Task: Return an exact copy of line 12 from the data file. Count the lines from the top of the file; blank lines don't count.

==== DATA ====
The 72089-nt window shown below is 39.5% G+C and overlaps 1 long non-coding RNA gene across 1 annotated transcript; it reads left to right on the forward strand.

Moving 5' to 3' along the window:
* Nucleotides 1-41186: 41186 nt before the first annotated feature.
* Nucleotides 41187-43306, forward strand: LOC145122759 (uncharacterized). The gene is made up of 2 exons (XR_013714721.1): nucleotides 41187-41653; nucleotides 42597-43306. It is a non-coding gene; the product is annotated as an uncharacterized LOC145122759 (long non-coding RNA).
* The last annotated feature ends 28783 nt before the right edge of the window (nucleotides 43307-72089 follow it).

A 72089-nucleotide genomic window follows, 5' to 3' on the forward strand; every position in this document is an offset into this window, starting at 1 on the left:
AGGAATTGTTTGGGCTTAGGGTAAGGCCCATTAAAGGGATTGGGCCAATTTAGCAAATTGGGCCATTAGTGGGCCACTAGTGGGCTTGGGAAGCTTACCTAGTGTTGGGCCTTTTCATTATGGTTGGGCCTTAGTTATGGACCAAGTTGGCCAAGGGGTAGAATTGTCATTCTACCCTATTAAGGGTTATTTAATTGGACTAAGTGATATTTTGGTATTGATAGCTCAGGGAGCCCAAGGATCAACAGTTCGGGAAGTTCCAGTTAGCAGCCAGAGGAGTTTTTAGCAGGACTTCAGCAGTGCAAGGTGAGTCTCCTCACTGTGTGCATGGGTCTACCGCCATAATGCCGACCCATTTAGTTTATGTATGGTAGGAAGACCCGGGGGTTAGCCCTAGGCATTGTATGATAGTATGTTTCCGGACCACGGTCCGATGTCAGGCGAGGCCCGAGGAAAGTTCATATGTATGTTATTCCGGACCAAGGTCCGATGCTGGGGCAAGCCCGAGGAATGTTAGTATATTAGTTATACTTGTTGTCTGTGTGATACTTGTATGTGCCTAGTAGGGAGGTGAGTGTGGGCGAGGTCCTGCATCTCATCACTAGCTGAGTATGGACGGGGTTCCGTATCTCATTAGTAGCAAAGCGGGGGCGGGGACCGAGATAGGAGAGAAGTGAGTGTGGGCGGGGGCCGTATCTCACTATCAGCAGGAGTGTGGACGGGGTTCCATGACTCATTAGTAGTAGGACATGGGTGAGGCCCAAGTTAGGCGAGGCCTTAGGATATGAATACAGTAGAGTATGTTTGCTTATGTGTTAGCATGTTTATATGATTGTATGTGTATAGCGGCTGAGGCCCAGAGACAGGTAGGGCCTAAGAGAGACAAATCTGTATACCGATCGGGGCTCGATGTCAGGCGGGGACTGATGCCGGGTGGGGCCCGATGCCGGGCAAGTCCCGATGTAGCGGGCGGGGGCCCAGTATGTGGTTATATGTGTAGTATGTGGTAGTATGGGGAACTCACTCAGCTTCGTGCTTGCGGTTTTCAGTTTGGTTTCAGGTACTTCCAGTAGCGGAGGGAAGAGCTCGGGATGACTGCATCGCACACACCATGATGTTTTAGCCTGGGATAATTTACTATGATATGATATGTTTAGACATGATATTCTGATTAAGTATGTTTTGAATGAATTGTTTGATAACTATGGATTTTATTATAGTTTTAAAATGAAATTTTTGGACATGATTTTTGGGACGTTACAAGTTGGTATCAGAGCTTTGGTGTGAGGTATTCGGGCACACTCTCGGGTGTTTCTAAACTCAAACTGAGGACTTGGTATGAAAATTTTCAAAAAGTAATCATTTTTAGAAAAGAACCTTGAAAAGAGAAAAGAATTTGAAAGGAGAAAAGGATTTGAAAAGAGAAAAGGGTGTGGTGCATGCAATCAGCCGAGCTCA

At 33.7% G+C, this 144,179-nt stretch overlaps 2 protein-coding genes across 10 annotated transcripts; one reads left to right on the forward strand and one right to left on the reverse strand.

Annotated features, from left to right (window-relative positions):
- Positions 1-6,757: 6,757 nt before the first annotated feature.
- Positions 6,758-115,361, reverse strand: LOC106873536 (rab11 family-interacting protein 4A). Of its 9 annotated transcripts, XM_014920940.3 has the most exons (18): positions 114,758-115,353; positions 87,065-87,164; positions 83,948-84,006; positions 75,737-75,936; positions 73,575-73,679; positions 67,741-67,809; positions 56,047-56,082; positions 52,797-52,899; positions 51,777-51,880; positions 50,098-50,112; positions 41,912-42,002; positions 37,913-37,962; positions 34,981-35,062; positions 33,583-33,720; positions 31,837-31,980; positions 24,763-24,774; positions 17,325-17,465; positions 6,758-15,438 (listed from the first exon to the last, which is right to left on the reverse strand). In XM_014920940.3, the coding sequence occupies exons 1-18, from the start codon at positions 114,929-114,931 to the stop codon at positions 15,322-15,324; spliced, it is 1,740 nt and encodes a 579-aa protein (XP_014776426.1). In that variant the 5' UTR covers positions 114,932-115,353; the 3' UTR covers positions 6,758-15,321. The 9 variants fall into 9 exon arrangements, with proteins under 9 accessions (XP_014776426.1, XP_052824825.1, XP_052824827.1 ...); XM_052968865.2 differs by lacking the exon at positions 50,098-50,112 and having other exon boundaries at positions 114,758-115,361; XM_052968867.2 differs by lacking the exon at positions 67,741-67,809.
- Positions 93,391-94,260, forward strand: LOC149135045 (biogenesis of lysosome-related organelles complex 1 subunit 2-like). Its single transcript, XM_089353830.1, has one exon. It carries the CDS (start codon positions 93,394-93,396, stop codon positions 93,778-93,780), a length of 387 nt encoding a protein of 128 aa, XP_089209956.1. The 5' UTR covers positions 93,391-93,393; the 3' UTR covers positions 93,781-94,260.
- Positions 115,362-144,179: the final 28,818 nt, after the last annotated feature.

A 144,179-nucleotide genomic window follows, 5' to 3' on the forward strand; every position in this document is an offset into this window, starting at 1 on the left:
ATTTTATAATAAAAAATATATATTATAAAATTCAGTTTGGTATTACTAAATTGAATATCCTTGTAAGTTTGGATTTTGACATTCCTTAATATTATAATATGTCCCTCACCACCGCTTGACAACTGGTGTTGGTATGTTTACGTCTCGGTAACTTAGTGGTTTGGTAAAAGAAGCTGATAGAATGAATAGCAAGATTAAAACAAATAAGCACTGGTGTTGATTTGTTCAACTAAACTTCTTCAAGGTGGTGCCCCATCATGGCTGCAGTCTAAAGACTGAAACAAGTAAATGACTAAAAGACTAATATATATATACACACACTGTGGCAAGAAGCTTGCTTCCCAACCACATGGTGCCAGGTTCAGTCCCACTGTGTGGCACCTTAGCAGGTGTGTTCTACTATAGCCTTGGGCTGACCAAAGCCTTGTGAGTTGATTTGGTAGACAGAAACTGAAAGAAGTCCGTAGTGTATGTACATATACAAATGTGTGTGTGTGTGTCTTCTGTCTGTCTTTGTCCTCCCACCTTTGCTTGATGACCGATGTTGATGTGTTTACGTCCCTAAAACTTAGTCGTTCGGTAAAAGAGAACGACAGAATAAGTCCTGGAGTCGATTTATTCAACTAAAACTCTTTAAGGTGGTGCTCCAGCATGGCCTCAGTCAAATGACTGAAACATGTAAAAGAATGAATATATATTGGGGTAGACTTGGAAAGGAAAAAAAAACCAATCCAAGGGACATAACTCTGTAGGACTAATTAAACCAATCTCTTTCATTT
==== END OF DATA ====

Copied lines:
- Positions 93,391-94,260, forward strand: LOC149135045 (biogenesis of lysosome-related organelles complex 1 subunit 2-like). Its single transcript, XM_089353830.1, has one exon. It carries the CDS (start codon positions 93,394-93,396, stop codon positions 93,778-93,780), a length of 387 nt encoding a protein of 128 aa, XP_089209956.1. The 5' UTR covers positions 93,391-93,393; the 3' UTR covers positions 93,781-94,260.